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Injury and Illness Rate Continues Decline

  • Published
  • 16 November 2018
  • Category
  • News

Private industry employers reported approximately 2.8 million workplace injuries and illnesses at a rate of 2.8 cases per 100 full-time equivalent (FTE) workers in 2017, according to newly released data from the U.S. Bureau of Labor Statistics (BLS). Nearly one-third of occupational injuries and illnesses resulted in days away from work (DAFW).

The BLS reports:

·         There were nearly 45,800 fewer injuries and illnesses compared to 2016 based on estimates from the nation’s Survey of Occupational Injuries and Illnesses.

·         The 2017 rate of total recordable cases fell 0.1 cases per 100 FTE workers, continuing a pattern of decline that, apart from 2012, has occurred annually since 2004.

·         Rates for days away from work, days of job transfer or restriction only, and other recordable cases were unchanged from a year earlier.

·         There were 882,730 occupational injuries and illnesses in 2017 that resulted in DAFW. Job transfer or restriction case rates have remained at 0.7 cases per 100 FTE workers since 2011.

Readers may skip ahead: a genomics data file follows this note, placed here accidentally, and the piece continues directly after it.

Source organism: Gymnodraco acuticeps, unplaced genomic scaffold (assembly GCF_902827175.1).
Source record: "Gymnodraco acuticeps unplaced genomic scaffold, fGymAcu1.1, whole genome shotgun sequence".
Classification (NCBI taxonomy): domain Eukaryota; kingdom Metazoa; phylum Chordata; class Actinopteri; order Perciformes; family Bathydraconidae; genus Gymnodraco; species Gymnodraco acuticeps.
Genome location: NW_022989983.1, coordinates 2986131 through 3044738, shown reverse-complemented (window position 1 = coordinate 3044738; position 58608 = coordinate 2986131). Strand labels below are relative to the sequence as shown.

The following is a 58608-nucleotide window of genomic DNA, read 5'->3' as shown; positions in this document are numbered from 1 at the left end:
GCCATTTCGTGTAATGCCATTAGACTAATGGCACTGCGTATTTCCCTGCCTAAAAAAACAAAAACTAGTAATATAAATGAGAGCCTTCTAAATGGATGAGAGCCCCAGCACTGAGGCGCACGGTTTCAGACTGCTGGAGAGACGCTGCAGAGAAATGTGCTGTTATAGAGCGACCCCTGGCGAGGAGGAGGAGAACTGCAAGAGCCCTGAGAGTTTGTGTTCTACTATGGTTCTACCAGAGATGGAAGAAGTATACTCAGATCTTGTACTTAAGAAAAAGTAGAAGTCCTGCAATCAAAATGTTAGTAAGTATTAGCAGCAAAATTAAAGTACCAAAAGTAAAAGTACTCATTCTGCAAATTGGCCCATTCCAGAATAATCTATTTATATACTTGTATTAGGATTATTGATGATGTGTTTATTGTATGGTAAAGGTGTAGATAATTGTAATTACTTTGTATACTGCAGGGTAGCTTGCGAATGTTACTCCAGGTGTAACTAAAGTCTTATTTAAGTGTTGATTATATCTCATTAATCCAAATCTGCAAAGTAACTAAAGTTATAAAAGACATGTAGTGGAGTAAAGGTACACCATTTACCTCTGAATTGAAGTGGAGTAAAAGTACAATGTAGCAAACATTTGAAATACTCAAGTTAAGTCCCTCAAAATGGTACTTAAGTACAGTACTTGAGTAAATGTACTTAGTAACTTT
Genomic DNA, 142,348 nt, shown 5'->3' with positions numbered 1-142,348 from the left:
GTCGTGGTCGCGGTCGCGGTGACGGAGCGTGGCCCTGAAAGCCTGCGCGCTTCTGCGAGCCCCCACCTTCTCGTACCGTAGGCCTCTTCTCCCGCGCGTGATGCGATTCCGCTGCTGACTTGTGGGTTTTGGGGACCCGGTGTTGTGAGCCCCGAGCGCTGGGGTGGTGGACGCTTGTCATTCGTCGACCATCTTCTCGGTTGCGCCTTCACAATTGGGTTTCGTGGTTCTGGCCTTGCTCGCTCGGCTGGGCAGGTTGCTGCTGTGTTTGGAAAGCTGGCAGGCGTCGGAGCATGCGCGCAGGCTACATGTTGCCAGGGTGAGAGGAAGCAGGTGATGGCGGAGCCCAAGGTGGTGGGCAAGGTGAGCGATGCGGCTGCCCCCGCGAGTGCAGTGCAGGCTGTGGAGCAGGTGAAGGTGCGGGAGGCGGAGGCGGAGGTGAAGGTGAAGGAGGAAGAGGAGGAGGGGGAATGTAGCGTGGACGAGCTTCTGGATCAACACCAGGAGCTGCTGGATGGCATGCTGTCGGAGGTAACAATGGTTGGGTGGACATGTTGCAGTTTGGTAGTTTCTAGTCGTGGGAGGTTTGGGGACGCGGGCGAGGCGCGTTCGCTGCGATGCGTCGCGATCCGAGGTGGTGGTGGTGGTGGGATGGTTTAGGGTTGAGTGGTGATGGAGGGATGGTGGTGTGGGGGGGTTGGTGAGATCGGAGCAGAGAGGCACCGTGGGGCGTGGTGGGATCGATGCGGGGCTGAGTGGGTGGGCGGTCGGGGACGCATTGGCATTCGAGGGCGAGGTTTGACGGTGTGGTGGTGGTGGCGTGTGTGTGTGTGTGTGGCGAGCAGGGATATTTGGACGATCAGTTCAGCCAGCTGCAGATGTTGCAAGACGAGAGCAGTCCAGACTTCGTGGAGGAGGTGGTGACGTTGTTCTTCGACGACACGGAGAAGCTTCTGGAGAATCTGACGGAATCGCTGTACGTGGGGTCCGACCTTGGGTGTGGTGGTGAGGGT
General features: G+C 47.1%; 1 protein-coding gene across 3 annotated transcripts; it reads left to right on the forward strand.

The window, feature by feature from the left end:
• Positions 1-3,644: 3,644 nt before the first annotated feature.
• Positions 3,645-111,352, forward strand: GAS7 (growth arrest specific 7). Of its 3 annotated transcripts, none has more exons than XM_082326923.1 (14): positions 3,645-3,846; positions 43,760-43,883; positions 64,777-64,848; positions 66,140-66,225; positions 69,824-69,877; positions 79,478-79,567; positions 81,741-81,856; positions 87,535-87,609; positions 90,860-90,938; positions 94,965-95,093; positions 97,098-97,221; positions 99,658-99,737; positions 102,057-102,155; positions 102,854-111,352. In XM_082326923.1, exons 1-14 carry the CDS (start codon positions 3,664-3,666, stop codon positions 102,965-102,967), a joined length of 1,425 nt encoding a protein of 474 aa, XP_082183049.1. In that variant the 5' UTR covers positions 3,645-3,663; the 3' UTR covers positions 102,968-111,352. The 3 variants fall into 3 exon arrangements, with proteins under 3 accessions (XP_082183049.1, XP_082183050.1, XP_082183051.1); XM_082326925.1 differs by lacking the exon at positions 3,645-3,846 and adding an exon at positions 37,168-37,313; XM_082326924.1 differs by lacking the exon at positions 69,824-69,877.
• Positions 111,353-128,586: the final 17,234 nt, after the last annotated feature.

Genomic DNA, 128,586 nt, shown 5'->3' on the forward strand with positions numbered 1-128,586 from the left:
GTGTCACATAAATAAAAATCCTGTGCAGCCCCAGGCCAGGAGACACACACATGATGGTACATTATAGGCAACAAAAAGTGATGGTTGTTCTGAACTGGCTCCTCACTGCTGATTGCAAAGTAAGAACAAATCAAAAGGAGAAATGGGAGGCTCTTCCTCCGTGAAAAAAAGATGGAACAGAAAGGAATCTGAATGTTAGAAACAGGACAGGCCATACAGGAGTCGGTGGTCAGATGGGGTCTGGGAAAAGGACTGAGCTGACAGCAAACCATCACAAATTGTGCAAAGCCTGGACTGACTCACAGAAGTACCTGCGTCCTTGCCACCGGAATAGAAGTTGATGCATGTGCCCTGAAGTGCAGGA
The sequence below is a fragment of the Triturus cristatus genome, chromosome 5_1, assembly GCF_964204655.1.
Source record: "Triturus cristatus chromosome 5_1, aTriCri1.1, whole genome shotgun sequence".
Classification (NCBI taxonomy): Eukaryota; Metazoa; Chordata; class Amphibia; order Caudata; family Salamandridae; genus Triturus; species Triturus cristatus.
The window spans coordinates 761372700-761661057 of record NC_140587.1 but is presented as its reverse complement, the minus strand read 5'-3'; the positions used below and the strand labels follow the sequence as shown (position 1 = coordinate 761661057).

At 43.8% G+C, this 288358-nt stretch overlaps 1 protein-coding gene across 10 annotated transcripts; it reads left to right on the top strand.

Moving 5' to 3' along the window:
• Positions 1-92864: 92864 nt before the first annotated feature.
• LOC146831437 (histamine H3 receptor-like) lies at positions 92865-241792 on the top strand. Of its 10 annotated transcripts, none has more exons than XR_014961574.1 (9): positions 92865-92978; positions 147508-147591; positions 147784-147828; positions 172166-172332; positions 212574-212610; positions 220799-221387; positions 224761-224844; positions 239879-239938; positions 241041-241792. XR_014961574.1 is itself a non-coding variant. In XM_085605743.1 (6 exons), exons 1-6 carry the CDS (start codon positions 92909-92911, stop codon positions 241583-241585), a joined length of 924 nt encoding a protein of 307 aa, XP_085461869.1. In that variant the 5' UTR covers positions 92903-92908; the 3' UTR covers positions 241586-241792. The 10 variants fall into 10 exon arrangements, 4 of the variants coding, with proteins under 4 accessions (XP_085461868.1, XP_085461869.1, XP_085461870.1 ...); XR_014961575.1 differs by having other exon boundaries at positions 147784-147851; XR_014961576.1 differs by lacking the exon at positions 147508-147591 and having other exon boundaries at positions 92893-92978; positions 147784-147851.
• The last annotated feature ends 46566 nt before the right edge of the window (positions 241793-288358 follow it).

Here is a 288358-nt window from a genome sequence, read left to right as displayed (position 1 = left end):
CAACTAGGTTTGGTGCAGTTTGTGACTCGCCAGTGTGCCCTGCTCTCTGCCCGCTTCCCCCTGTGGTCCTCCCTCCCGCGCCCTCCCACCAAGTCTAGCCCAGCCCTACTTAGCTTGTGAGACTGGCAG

·         Among 19 private industry sectors, only manufacturing and finance and insurance experienced statistically significant changes in their overall rates of non-fatal injuries and illnesses – each

declined by 0.1 cases per 100 FTE workers compared to 2016.

Days Away from Work

The incidence rate for DAFW cases was 89.4 cases per 10,000 FTE workers in 2017, with a median of eight days off. The median is used as an indicator of case severity. The number of DAFW cases involving overexertion in lifting or lowering rose 3,250 cases to 97,990 in 2017, while the rate was unchanged at 9.9 cases per 10,000 FTE workers. The number of DAFW cases involving workers struck by objects or equipment fell 4,180 cases to 136,510 in 2017; the rate decreased to from 14.5 to 13.8 cases per 10,000 FTE workers.

In manufacturing, the incidence rate of total recordable cases decreased, but the DAFW rate was unchanged. Sprains, strains and tears (collectively) was the leading type of injury. Musculoskeletal disorders (MSDs) accounted for 34 percent of DAFW cases. In other industry sectors, the number of DAFW cases in warehousing and storage increased from 2016 while the incidence rate was essentially unchanged. Hospitals, administrative and support services, and social assistance experienced decreases in DAFW case counts and incidence rates. Transportation and material-moving workers incurred 12,750 DAFW cases in 2017, an increase of 3,120 cases from 2016.

Additional data from the Survey of Occupational Injuries and Illnesses are available on the BLS website.

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